Two articles by Sowetan are selected for a MAD by Media Monitoring Africa (MMA) as they both failed to act in the best interests of the child in their reporting.
The first article, “’l’ m too scared to bury my father’” (18/05/2017, p.3) relays a story involving a dispute in the family of a murdered actor. According to both articles, the actor was shot and killed outside a pub in Soweto while allegedly trying to help two women who were being mugged.
The article reports that the deceased’s family is alleged to “have chosen his girlfriend to sit on the mourning mattress, instead of his wife who he has two children with”. The journalist interviewed a 14-year-old daughter to the wife of the actor and described how the child’s mother did not want to be interviewed but allowed for the media to speak to her daughter. According to the 14-year-old, she as well as her brother and mother were being excluded from her father’s funeral activities.
MMA argues that the journalist did not act in the best interests of the child by interviewing her. Considering the sensitivity and controversy surrounding the story, and the trauma that is experienced by the child as a result of losing a parent, Sowetan should have exercised caution and minimised potential harm. By making the child comment on the family dispute days after her father’s death, Sowetan subjected the child to further trauma, which may result from having to speak about her grief. Although the teenager’s mother gave permission to the journalist to speak to her child, the journalist’s primary obligation was to the child. Therefore, the journalist should have exercised her duty to gauge whether interviewing the child under these circumstances was in the child’s best interests. This is in line with Section 28(2) of the Constitution and Times Group Media’s own Code of Conduct which Sowetan is bound by which states “The South African Constitution states that the ‘child’s best interests are of paramount importance in every matter concerning the child’. In our reporting on the lives and welfare of children, we undertake to act in accordance with the Constitution and in appreciation of the vulnerable situation of children.”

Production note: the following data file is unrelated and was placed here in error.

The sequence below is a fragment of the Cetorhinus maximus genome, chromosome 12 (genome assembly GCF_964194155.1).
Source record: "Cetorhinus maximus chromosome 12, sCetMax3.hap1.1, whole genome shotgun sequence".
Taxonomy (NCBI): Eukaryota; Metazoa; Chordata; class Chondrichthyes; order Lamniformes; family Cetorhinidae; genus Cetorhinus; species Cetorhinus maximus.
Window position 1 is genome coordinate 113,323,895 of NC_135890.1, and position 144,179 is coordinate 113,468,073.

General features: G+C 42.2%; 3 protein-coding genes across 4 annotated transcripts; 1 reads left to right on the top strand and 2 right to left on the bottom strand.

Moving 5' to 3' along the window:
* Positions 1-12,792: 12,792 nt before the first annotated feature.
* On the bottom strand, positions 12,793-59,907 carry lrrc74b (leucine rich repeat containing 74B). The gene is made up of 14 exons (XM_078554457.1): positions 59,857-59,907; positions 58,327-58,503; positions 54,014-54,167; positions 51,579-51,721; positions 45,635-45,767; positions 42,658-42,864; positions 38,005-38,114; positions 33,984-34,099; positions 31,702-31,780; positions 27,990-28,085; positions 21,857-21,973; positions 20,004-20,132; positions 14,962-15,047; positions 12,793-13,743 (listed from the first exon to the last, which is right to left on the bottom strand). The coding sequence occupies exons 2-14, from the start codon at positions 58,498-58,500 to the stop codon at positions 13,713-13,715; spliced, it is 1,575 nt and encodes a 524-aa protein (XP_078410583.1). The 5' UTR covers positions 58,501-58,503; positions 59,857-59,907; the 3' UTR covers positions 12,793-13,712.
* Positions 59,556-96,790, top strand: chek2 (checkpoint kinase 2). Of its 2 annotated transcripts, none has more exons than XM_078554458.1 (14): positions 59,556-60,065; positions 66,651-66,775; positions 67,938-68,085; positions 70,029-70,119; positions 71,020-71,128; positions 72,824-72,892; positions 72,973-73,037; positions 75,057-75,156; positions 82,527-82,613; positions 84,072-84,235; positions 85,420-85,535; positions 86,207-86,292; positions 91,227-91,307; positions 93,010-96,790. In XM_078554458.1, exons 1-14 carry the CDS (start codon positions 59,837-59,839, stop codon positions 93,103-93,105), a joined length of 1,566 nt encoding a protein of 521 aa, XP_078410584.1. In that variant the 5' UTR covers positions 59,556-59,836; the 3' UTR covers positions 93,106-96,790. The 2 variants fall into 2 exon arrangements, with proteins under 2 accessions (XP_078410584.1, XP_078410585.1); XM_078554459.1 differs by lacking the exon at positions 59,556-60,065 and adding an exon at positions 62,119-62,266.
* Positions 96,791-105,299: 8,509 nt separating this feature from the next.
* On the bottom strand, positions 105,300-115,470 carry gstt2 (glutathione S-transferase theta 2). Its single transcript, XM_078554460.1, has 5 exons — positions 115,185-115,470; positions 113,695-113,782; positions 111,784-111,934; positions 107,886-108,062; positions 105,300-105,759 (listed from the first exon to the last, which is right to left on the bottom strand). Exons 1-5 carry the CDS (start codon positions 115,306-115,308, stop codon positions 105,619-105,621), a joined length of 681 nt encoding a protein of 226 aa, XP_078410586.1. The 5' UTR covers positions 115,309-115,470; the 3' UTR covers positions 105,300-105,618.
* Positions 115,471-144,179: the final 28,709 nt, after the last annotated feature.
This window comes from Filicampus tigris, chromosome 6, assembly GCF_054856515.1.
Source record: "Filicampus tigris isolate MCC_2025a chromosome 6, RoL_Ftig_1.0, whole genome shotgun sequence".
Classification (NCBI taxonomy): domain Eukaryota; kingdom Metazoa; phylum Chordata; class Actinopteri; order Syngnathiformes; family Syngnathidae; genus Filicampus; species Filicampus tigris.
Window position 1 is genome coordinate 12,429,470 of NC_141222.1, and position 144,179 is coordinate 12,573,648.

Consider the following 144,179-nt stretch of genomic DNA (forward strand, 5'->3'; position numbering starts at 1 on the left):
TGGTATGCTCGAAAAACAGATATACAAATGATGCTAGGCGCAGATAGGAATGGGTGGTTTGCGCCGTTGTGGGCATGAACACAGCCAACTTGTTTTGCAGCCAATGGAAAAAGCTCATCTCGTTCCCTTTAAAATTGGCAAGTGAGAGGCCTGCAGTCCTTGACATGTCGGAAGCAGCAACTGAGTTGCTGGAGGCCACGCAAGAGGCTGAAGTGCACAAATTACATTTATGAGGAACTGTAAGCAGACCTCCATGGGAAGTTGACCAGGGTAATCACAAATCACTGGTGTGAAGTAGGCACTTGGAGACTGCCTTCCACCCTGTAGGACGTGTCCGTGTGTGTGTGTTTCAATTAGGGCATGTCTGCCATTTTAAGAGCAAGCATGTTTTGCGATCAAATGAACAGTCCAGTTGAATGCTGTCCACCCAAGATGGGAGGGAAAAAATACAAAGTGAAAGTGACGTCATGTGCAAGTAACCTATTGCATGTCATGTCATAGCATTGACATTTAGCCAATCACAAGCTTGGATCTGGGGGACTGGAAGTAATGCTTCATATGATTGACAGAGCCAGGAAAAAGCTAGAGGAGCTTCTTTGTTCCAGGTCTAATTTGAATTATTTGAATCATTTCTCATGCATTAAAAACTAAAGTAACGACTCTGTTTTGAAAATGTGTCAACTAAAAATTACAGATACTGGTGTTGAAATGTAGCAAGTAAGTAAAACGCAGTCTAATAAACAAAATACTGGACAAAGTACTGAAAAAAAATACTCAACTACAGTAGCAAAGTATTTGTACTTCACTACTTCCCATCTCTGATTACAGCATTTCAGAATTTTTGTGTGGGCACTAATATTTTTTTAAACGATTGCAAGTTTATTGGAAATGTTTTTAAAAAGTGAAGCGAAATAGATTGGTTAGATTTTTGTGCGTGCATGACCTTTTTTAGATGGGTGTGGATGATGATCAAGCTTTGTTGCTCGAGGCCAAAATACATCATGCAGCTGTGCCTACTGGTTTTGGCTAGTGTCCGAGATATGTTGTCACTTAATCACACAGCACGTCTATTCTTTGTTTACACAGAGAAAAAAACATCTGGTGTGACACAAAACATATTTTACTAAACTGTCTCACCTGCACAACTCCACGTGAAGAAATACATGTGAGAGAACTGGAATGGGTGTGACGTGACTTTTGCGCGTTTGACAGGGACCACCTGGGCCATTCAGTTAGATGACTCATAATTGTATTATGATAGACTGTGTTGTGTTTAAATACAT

In “Pain at death tears family apart” (19/05/2017, p.3), Sowetan continued to report on the feud in the family of the ‘slain’ actor. Again, the journalist focused on the actor’s 14-year-old daughter and her mother but in this instance, at the actor’s memorial service. The article described how the ‘emotional’ child “fought back the tears when she heard her father’s voice recording being played’’ and how she later walked out of the service crying when a letter from her father’s girlfriend was about to be read. An up-close photograph showing the grief-stricken child crying, accompanied the story.
MMA argues that again, Sowetan should have respected this private moment and the child’s right to privacy and to mourn her father in a manner that is non-invasive.
We hope that Sowetan will strive to do more to act in children’s best interests when reporting on stories of this nature in future.
By Girlie Sibanda
 MADs refer to stories where the rights and welfare of children have been compromised through irresponsible media coverage